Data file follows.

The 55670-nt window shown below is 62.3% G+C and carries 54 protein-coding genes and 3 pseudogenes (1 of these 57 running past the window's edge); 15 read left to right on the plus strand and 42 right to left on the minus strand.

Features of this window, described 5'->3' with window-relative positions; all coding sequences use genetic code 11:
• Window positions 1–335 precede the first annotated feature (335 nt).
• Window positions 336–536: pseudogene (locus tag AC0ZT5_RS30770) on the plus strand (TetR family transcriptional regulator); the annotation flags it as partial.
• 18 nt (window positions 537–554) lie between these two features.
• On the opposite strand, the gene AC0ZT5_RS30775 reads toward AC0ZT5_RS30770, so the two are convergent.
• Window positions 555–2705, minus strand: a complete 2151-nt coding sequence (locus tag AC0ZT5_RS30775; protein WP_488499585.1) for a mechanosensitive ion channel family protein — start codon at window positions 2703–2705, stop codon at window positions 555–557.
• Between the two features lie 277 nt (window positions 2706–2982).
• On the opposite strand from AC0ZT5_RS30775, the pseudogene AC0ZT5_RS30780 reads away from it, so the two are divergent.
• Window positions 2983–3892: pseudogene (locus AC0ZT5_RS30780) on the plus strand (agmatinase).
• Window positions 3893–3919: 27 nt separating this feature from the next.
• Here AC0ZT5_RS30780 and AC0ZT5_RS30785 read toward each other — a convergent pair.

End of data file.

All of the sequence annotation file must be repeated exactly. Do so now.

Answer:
The 55670-nt window shown below is 62.3% G+C and carries 54 protein-coding genes and 3 pseudogenes (1 of these 57 running past the window's edge); 15 read left to right on the plus strand and 42 right to left on the minus strand.

Features of this window, described 5'->3' with window-relative positions; all coding sequences use genetic code 11:
• Window positions 1–335 precede the first annotated feature (335 nt).
• Window positions 336–536: pseudogene (locus tag AC0ZT5_RS30770) on the plus strand (TetR family transcriptional regulator); the annotation flags it as partial.
• 18 nt (window positions 537–554) lie between these two features.
• On the opposite strand, the gene AC0ZT5_RS30775 reads toward AC0ZT5_RS30770, so the two are convergent.
• Window positions 555–2705, minus strand: a complete 2151-nt coding sequence (locus tag AC0ZT5_RS30775; protein WP_488499585.1) for a mechanosensitive ion channel family protein — start codon at window positions 2703–2705, stop codon at window positions 555–557.
• Between the two features lie 277 nt (window positions 2706–2982).
• On the opposite strand from AC0ZT5_RS30775, the pseudogene AC0ZT5_RS30780 reads away from it, so the two are divergent.
• Window positions 2983–3892: pseudogene (locus AC0ZT5_RS30780) on the plus strand (agmatinase).
• Window positions 3893–3919: 27 nt separating this feature from the next.
• Here AC0ZT5_RS30780 and AC0ZT5_RS30785 read toward each other — a convergent pair.